Before I explain, you need to understand. I have lived most of my life in church cultures that believe inner emotions are generally suspect and intellect should always be trusted as bedrock container for faith. The Problem: I have something Spirit driven that doesn’t fit in a container. Now and then, certain sacred things crack through my shell and cause my contents to emotionally spill all over the place. The usual suspects are great music and unexpected stories of mercy or redemption. These things touch my core and bring tears in a manageable way. However, on the rarest occasions I am rendered helpless.
Sometimes certain truth or Jesus words cause an inner tremor deep in my chest like the approach of distant thunder. A cry begins to pound hot behind my eyes and it feels like my soft spiritual underbelly is exposed. In those moments I typically end up weeping with an odd weighty joy that is followed by some moment of clarity like a shooting star or ignited flame.
In those cracked-open instances, I have come to believe that God’s Spirit is alive at my soul’s most malleable center, mega-phone in hand, with Truth not just for me but for all of us — truth that God wants to to speak and be heard. And it gets loud but never audible; big, but small enough to doubt. And those messy moments of revelation always require a thread of faith to speak out loud because they are usually gone in an instant.
For lack of better words, I call the incidences Sobbing Prompts because they precede some kind of clarity. Maybe other religious language would name them as prophecies or visions. In any case, to be clear, they don’t happen very often. And who knows, maybe they’ll never happen again. I can’t know because I can’t conjure them up. But they’ve happened enough to be recognizable.
Maybe that sounds crazy and you want to unsubscribe or un-follow right this instant. So be it. It’s ok.
Remember, I’ve spent most of my church time in pews and matching stackable chairs. I get it. For the most part, my past experience in conservative evangelical churches hasn’t given a lot of room to explore or affirm my weird sobbing visions. But I am starting to embrace them as a gift to share, rather than a burden to be hidden or tolerated.
As I visit these churches, part of me wants to altogether avoid the vulnerability of an all-out Sobbing Prompt among people I don’t really know. But another piece longs to be touched, cracked open, unleashed.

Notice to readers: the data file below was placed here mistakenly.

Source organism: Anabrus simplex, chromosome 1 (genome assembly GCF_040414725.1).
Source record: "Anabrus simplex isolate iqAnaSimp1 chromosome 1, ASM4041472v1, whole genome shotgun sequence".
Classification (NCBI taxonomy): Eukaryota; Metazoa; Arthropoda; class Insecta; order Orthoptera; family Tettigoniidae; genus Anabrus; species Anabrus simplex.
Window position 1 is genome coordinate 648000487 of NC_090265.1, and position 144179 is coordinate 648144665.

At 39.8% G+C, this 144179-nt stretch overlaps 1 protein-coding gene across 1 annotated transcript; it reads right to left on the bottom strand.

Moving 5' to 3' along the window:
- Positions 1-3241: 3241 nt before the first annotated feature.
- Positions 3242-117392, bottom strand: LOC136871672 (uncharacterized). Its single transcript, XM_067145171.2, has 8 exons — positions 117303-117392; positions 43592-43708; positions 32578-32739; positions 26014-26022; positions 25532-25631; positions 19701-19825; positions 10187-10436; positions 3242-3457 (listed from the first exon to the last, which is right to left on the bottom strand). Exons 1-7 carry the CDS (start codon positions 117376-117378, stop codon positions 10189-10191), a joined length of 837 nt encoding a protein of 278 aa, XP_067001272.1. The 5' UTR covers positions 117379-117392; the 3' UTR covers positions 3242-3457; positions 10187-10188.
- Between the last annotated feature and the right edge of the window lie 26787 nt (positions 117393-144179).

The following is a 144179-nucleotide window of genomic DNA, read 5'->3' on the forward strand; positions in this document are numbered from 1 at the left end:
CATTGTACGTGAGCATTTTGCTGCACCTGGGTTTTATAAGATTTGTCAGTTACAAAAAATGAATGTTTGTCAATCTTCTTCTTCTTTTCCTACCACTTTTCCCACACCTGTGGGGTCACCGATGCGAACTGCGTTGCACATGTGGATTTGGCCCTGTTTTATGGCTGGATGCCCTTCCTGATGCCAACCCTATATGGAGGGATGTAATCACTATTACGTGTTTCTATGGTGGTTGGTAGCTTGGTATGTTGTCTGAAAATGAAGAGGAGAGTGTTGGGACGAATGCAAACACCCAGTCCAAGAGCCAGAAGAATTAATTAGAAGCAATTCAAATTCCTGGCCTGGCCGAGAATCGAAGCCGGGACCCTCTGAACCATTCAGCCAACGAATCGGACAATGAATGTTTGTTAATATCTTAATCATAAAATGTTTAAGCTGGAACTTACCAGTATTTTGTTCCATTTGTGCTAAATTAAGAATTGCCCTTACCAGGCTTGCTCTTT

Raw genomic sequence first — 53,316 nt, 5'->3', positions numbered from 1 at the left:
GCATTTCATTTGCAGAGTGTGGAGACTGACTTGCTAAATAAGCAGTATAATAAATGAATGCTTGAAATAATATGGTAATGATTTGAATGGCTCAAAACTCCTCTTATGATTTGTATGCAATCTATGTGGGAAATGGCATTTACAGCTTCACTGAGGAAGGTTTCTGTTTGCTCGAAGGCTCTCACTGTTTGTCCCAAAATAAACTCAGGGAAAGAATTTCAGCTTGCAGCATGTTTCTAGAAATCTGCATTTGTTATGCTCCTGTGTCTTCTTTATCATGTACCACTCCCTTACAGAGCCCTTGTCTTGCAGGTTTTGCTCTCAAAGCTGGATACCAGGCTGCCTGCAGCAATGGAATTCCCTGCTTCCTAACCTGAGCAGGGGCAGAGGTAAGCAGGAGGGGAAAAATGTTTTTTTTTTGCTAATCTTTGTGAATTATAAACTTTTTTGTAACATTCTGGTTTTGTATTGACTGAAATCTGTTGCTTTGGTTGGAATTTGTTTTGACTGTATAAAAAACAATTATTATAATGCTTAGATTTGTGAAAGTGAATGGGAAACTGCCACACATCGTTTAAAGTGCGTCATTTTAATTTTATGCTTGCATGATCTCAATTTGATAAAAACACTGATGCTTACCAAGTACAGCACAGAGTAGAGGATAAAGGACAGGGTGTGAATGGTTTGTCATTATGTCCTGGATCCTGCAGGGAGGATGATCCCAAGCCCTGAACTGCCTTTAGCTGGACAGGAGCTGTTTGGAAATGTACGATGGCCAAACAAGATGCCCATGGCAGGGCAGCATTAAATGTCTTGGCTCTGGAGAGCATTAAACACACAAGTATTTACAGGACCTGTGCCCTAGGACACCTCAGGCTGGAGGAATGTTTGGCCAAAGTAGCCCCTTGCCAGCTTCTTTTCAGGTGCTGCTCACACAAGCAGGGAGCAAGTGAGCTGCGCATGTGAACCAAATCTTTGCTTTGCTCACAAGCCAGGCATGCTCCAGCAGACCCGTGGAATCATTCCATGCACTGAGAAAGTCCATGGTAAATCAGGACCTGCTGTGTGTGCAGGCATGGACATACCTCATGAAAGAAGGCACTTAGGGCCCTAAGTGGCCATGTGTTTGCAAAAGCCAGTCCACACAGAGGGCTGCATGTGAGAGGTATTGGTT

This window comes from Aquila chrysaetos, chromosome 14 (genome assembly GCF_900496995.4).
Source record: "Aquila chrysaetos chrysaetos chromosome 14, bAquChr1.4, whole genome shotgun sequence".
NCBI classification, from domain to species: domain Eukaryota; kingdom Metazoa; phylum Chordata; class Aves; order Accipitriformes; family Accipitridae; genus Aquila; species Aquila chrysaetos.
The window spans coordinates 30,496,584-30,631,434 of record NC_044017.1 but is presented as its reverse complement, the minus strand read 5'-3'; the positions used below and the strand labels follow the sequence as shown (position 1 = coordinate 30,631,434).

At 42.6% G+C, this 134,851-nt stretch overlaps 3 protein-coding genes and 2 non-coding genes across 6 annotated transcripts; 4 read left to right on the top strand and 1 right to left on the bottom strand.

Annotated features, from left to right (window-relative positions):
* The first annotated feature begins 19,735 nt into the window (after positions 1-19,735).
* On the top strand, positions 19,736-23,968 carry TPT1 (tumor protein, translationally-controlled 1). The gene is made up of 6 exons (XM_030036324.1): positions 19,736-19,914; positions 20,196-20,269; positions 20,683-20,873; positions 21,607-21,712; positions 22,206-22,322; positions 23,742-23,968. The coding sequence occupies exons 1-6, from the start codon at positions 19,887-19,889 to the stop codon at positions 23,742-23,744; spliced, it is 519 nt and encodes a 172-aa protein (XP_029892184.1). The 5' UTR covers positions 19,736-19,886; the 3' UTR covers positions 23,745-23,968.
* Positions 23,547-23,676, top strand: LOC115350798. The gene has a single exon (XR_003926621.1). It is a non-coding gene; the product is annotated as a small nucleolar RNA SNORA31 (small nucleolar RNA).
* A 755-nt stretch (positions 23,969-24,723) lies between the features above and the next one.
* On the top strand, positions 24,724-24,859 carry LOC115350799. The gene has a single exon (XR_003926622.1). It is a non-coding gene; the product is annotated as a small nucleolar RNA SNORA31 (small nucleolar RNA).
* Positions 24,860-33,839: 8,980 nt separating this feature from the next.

On this mountain church trek, I hold the two in tension and try to maintain a general posture of openhandedness — with a trust for where God may be leading, without concern about outcomes.
Puppies and Dancers
As the music continues, a group of 3 or 4 little girls in dresses move up to an empty space in front of the communion table and spontaneously begin to dance to the worship music in a small cluster. Unplanned. Free. One smiley girl notices a sad boy in the front row and offers him a communion cracker as solace. The girls twirl and sway and step and sit down, then resume and repeat. A little girl walks up the row holding a puppy the size of a tea cup, and situates herself up front matter-of-factly for the duration. As the piano and guitar quiet down, the dance unexpectedly pares down to one dainty grade school girl in a print dress Laura Ingalls Wilder would wear to a picnic. My well-managed exterior begins to crack.
The music seamlessly shifts to a song with one repeating phrase and the graceful blonde girl swirls with her arms outstretched.
I am not alone …
You will go before me
You will never leave me
I am not alone.
The dancing girl swirls freely as the lyrics pour over the room. Pricked by the reality that I am again alone in a room full of people on this quest for my own sense of community, the manageable form of sweet tears start to swell.
When I walk through deep waters
I know that You will be with me
When I’m standing in the fire
I will not be overcome
Through the valley of the shadow
I will not fear
I am not alone
You will go before me
You will never leave me. *
I cry quietly, touched by the personal goodness of the lyrics. And these familiar words come to mind:
“Do not fear, for I have redeemed you; I have called you by name; you are Mine. “When you pass through the waters, I will be with you; And through the rivers, they will not overflow you. When you walk through the fire, you will not be scorched, Nor will the flame burn you. “For I am the LORD your God, The Holy One of Israel, your Savior”
“I will never leave you or forsake you.”
A gracefully aged woman with coiffed hairspray hair and dressy Southern Baptist Sunday clothes has been pacing the aisles and floats around the room. She is extremely thin and moves the way tall reeds bend and flow with the wind. She holds a tambourine tied with a flow of colorful ribbons and peacefully dances in shuffles here and there with the music. I sense her close presence and notice she has moved to stand next to me. I think she is praying over my tears. But she doesn’t intrude. She is simply present. Near.
And I feel infinitely un-alone.
I rock in my chair, aware that I am soundly placed in sanctuary, grounded. I am centered like a dot in the middle of life’s timeline, between a young girl and an aged woman who dance in the presence of God. Their whirling presence testifies that God’s Spirit is always available, near, no matter the unknown waters, dangerous fires or shadowed valleys we face.
Coming Up …
Up next from my praying church visit: An interview with the pastor, and a surprising response to your hard hitting question about homosexuality.
Get a Note from Me
Hey, if you enjoy this series, why not subscribe? When there is new content on the blog, you’ll get a weekly update PLUS a personal behind-the-scenes note to subscribers from me. It’s a Saturday thing. SIGN UP in the absolutely private and secure form, HERE. ~KjL
The Worship Song
“I am Not Alone” by Kari Jobe. No commercial infringement intended. All rights reserved.
“Familiar words” — Referenced from the Bible:
Roller coaster image from The Cleveland Blog